With its unremarkable blue binding this slim volume might easily go unnoticed on a shelf jostling with extroverted dust covers. There is nothing to suggest the book‘s importance in the Australian literary canon, nor its fascinating intersections with a network of poets, artists and publishers who were members of the vibrant Sydney cultural scene in the middle years of the 20th century.
The anthology by poet and journalist, Kenneth Slessor (1901-1971), is significant for containing the first publication of his iconic poem ‘Five Bells’, widely regarded as one of the most eloquent in Australian literature. The work is a meditation on time, stirred by the memory of his drowned friend, cartoonist Joe Lynch who fell off the Manly ferry whilst drunk in May 1927 and sank to the harbour floor weighed down by bottles in his coat.
The child of an urbane German mining engineer and an Australian mother, Slessor grew up in cultured home in which the children spoke only in French at meal times. After excelling in English literature at school, and with several published poems and poetry prizes to his credit, Slessor took up a cadetship with the Sydney Sun in 1920. As his career bourgeoned he wrote for the Herald (Melbourne), Punch (Melbourne) and Smith’s Weekly (Sydney), was an official war correspondent in the Second World War, and edited literary journals including Southerly (1956-1962).
Five Bells was published by bookseller Frank Johnson (a wildly successful producer of Australian comics in the 1940s) and illustrated by Norman Lindsay with six woodcuts incorporating his signature Siren motifs. Both were friends of Slessor from the 1920s when they founded the arts and literary magazine Vision together.
Slessor dedicated the collection to promising contemporary, John Alexander McKellar (1904-1932), who died suddenly of an embolism aged 27. McKellar’s literary legacy included his first volume of poetry Twenty-six (1931) and a cache of unpublished poems posthumously printed in Southerly (1944) and in his Collected poems (1946).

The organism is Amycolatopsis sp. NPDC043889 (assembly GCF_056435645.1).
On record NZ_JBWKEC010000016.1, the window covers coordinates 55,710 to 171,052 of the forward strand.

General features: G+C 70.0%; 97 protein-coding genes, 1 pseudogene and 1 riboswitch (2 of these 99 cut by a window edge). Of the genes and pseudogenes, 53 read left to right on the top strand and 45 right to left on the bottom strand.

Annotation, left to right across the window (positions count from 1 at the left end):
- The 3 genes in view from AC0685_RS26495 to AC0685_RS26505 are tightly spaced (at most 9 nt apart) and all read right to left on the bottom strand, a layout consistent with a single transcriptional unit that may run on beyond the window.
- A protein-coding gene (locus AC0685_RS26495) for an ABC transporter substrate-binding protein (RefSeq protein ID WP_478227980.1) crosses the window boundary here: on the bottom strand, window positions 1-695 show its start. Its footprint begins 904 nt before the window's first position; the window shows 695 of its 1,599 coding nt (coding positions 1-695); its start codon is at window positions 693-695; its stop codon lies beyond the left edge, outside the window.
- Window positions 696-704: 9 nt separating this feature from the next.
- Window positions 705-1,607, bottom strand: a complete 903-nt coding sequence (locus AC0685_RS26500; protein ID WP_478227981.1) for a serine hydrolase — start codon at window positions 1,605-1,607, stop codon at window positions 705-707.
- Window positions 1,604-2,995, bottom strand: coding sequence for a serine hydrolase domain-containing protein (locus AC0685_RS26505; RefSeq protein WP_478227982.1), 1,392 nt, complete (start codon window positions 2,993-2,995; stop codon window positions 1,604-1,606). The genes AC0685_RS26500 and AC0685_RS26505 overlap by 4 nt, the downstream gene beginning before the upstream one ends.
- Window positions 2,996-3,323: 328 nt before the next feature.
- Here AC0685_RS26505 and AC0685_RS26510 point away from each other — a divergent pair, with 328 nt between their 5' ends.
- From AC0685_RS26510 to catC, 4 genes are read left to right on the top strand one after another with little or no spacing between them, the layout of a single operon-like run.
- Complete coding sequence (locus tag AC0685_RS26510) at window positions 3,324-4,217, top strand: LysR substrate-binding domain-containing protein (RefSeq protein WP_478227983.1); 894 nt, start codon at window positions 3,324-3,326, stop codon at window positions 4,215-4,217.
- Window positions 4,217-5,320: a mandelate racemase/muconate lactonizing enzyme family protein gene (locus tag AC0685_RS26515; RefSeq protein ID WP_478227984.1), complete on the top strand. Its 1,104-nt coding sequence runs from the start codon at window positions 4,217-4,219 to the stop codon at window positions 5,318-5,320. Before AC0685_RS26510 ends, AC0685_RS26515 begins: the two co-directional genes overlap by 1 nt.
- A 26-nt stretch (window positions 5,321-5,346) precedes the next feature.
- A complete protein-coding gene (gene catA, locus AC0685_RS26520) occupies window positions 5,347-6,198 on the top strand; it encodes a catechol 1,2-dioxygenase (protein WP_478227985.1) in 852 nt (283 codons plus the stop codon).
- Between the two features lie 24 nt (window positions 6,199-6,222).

This copy is also noteworthy as it is signed by Slessor with his distinctive capital letter ‘K’ in Kenneth. It seems likely he gave the book to another associate, eminent Australian literary historian, H.M. Green, who in turn inscribed his name on the front flyleaf. A journalist, writer, lecturer, broadcaster and all round man of letters, Henry Mackenzie Green (1881-1962) brought an exceptional dynamism to his position as University of Sydney Librarian (1921-1946). Green’s immense contribution to scholarship includes the seminal two-volume work A History of Australian Literature Pure and Applied (1st edition, 1961) to which his second wife, Dorothy, was an insightful contributor and editor.
Digital Collections | Library (2nd Sep 2020). Five bells : XX poems. In Website Digital Collections | Library. Retrieved 18th Oct 2021 05:23, from https://digitalcollections.library.unsw.edu.au/nodes/view/3077